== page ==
Should You Manage Your Own Money?

There is a biblical verse, “No one can serve two masters.”  This analogy can be applied to your investments.  They can work for only one goal, to build your wealth.  When you add traditional money managers or financial advisors and their associated fees you simply lose too much of your return, unless you can save extraordinary amounts over long periods of time to overcome these fees.  This eliminates the option for early retirement for most and even hurts the chances for prosperous retirement for many.  This is the conclusion I’ve drawn after reviewing our investments.  Below we will lay out the reasoning behind this statement as clearly and objectively as possible.  If you are using a financial advisor or are considering one, you may be shocked to see what this is/could be costing you.

In the past year my wife and I began to get serious about gaining financial independence and looking at early retirement options. We realized we needed to understand our investments better.  We had been investing with an advisor through Ameriprise Financial for about 10 years. Most of our investing knowledge was what he had taught us.  Together with him, we determined an asset allocation we were comfortable with. We gave him our trust, allowed him to basically make all of our decisions as to how our money was invested and were for the most part passive in the process.

Initially, we were pleased with the service we were getting and we were definitely building our assets.  We were paying our advisor by commissions through the purchase of loaded mutual funds. We also were being charged an annual planning fee.  Initially, this fee didn’t seem excessive. However, as we invested more money we felt that our advisor was already making a significant sum from the commissions. We believe we were getting little value from the advising fee for two reasons.  First, we wanted a comprehensive financial plan, but our advisor seemed to have little interest in any outside investments such as our work related retirement plans.  Second, we talked regularly about our desire to retire early, but our annual written financial plans and projections never reflected this.  We felt that we were getting cookie cutter advice rather than the personalized plan that we wanted.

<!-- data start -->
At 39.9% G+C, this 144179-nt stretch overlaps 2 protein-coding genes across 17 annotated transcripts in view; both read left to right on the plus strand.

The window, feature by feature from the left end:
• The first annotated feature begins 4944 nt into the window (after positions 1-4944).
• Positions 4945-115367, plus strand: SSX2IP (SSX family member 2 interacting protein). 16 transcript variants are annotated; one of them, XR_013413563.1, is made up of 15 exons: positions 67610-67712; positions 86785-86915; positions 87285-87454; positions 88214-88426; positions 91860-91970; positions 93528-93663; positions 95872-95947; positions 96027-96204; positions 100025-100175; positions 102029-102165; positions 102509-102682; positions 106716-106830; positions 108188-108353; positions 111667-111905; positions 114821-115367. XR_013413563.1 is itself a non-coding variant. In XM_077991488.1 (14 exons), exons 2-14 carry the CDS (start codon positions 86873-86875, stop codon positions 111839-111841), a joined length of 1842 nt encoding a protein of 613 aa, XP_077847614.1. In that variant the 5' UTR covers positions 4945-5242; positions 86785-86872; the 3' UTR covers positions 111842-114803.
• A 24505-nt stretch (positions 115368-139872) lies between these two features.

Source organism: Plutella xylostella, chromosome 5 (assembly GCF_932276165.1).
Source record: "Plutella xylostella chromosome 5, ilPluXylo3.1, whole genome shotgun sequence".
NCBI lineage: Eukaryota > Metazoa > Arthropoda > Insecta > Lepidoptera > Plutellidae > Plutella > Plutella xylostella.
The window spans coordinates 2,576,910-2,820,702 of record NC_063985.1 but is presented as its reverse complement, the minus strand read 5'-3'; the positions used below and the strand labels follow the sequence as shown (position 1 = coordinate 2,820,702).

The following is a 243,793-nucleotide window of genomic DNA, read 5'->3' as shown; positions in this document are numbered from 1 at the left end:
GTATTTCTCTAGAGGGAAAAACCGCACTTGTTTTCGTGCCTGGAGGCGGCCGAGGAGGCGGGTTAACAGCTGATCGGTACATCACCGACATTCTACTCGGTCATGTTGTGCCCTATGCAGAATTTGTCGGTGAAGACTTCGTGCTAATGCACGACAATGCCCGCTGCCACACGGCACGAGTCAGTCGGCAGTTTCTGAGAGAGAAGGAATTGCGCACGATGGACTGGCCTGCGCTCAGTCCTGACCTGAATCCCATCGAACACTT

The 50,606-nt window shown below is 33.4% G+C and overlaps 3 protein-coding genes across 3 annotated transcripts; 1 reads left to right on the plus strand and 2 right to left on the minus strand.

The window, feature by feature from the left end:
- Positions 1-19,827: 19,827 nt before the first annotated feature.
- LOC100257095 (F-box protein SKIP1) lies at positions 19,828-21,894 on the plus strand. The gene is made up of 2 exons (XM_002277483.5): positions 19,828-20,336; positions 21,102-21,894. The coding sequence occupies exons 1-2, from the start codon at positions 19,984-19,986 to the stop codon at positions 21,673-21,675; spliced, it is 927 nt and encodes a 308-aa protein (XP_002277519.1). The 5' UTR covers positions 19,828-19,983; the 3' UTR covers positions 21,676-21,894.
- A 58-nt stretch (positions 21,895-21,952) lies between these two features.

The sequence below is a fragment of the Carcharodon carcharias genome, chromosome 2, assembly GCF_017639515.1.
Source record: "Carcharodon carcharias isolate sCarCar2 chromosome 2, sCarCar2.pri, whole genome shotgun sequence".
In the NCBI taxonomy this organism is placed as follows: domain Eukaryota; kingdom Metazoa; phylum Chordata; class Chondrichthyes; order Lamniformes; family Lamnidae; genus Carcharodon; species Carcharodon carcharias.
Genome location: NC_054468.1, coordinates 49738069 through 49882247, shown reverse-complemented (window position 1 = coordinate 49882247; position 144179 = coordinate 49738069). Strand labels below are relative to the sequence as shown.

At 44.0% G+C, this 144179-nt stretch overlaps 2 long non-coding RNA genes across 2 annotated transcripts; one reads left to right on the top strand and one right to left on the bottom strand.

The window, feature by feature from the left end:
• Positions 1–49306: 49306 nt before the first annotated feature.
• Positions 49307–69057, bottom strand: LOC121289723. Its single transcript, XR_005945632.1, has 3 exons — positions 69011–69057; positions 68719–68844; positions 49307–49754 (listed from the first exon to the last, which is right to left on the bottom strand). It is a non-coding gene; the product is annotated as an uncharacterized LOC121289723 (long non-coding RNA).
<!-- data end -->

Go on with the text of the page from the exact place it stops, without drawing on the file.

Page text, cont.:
This led us to begin doing research on whether we were getting good advice and to see if we could find someone to provide more customized service to our goal of achieving early retirement and financial independence at a relatively young age.

We began to read early retirement blogs and several lead us to the “Stock Series” at jlcollinsnh.com.  This series began to open our eyes as to how superficial our understanding of investing was.  I found his post titled “Why I don’t like investment advisors” particularly interesting and informative on this topic.  We then discovered Todd Tresidder’s  Financial Mentor website.  I looked at the financial coaching services offered to see how the cost and quality of these services compared to the advice we were receiving.  We began working through his articles and listening to his podcasts which were revelations!  One podcast, an interview of Jeff Rose, was of particular interest. They shared some of the financial industry’s secrets regarding how advisors are paid, shedding light on their motivation when selling investments.

After educating ourselves, we began to tear apart our financial statements to see what we were really paying for our investment advice and what quality of advice we were getting.  We hope that we can provide an interesting case study to anyone currently using an advisor or considering using one.  Now that we have begun to educate ourselves we have elected to manage our own investments.  We want to make clear that we are making no accusations of being ripped off or scammed.  We simply didn’t do our homework and for that we take full responsibility.  We got what we’ve since learned is , unfortunately, pretty standard for this industry.  We are doing the only thing that we can at this point and cutting our losses and using this as a learning experience.  Hopefully, sharing our story will help others do the same.  In the next post we will break down in detail what we learned that we were really paying for our investments.  (Spoiler Alert:  It was much more than we thought!)  We will then show you exactly what quality of advice we received for this price.  (Spoiler Alert:  It wasn’t pretty!)

 

Elephant Eater

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8 comments on Should You Manage Your Own Money?